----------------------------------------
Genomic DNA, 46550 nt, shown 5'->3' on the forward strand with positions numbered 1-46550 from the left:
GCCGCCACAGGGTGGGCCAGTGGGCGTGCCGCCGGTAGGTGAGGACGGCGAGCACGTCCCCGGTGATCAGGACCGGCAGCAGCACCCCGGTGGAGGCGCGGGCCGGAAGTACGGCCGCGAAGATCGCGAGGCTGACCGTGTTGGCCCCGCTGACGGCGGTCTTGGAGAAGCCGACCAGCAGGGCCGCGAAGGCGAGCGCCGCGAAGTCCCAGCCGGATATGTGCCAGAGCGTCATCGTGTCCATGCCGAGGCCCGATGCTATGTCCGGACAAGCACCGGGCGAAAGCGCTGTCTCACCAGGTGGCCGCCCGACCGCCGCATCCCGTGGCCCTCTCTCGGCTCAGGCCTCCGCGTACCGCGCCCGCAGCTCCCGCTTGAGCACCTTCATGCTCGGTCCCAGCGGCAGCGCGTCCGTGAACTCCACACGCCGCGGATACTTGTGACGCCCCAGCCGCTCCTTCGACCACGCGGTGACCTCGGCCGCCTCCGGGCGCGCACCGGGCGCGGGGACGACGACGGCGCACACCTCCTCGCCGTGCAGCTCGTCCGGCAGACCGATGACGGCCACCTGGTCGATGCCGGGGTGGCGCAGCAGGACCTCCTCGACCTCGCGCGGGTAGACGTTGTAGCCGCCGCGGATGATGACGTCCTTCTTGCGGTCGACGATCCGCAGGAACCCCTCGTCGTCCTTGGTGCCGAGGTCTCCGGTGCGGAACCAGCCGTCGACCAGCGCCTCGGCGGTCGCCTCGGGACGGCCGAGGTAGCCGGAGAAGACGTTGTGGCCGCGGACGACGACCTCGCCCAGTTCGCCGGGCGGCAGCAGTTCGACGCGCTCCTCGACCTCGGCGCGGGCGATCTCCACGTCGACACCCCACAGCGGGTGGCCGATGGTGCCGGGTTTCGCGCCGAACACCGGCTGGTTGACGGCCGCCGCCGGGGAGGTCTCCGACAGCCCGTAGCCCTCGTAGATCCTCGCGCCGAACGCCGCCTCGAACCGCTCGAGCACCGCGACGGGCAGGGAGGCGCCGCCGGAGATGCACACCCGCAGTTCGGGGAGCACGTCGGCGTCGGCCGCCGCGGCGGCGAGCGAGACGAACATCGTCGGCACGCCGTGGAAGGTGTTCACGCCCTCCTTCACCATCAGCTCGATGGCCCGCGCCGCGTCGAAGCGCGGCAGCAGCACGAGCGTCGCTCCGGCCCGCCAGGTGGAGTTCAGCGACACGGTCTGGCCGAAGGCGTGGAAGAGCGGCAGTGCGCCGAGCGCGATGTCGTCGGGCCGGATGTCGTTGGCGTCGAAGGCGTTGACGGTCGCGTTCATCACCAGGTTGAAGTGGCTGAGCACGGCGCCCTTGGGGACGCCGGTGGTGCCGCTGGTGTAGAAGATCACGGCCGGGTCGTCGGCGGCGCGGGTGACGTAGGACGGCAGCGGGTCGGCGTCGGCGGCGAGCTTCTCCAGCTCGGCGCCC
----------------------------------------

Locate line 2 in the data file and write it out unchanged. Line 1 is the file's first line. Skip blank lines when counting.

GCCGCCACAGGGTGGGCCAGTGGGCGTGCCGCCGGTAGGTGAGGACGGCGAGCACGTCCCCGGTGATCAGGACCGGCAGCAGCACCCCGGTGGAGGCGCGGGCCGGAAGTACGGCCGCGAAGATCGCGAGGCTGACCGTGTTGGCCCCGCTGACGGCGGTCTTGGAGAAGCCGACCAGCAGGGCCGCGAAGGCGAGCGCCGCGAAGTCCCAGCCGGATATGTGCCAGAGCGTCATCGTGTCCATGCCGAGGCCCGATGCTATGTCCGGACAAGCACCGGGCGAAAGCGCTGTCTCACCAGGTGGCCGCCCGACCGCCGCATCCCGTGGCCCTCTCTCGGCTCAGGCCTCCGCGTACCGCGCCCGCAGCTCCCGCTTGAGCACCTTCATGCTCGGTCCCAGCGGCAGCGCGTCCGTGAACTCCACACGCCGCGGATACTTGTGACGCCCCAGCCGCTCCTTCGACCACGCGGTGACCTCGGCCGCCTCCGGGCGCGCACCGGGCGCGGGGACGACGACGGCGCACACCTCCTCGCCGTGCAGCTCGTCCGGCAGACCGATGACGGCCACCTGGTCGATGCCGGGGTGGCGCAGCAGGACCTCCTCGACCTCGCGCGGGTAGACGTTGTAGCCGCCGCGGATGATGACGTCCTTCTTGCGGTCGACGATCCGCAGGAACCCCTCGTCGTCCTTGGTGCCGAGGTCTCCGGTGCGGAACCAGCCGTCGACCAGCGCCTCGGCGGTCGCCTCGGGACGGCCGAGGTAGCCGGAGAAGACGTTGTGGCCGCGGACGACGACCTCGCCCAGTTCGCCGGGCGGCAGCAGTTCGACGCGCTCCTCGACCTCGGCGCGGGCGATCTCCACGTCGACACCCCACAGCGGGTGGCCGATGGTGCCGGGTTTCGCGCCGAACACCGGCTGGTTGACGGCCGCCGCCGGGGAGGTCTCCGACAGCCCGTAGCCCTCGTAGATCCTCGCGCCGAACGCCGCCTCGAACCGCTCGAGCACCGCGACGGGCAGGGAGGCGCCGCCGGAGATGCACACCCGCAGTTCGGGGAGCACGTCGGCGTCGGCCGCCGCGGCGGCGAGCGAGACGAACATCGTCGGCACGCCGTGGAAGGTGTTCACGCCCTCCTTCACCATCAGCTCGATGGCCCGCGCCGCGTCGAAGCGCGGCAGCAGCACGAGCGTCGCTCCGGCCCGCCAGGTGGAGTTCAGCGACACGGTCTGGCCGAAGGCGTGGAAGAGCGGCAGTGCGCCGAGCGCGATGTCGTCGGGCCGGATGTCGTTGGCGTCGAAGGCGTTGACGGTCGCGTTCATCACCAGGTTGAAGTGGCTGAGCACGGCGCCCTTGGGGACGCCGGTGGTGCCGCTGGTGTAGAAGATCACGGCCGGGTCGTCGGCGGCGCGGGTGACGTAGGACGGCAGCGGGTCGGCGTCGGCGGCGAGCTTCTCCAGCTCGGCGCCC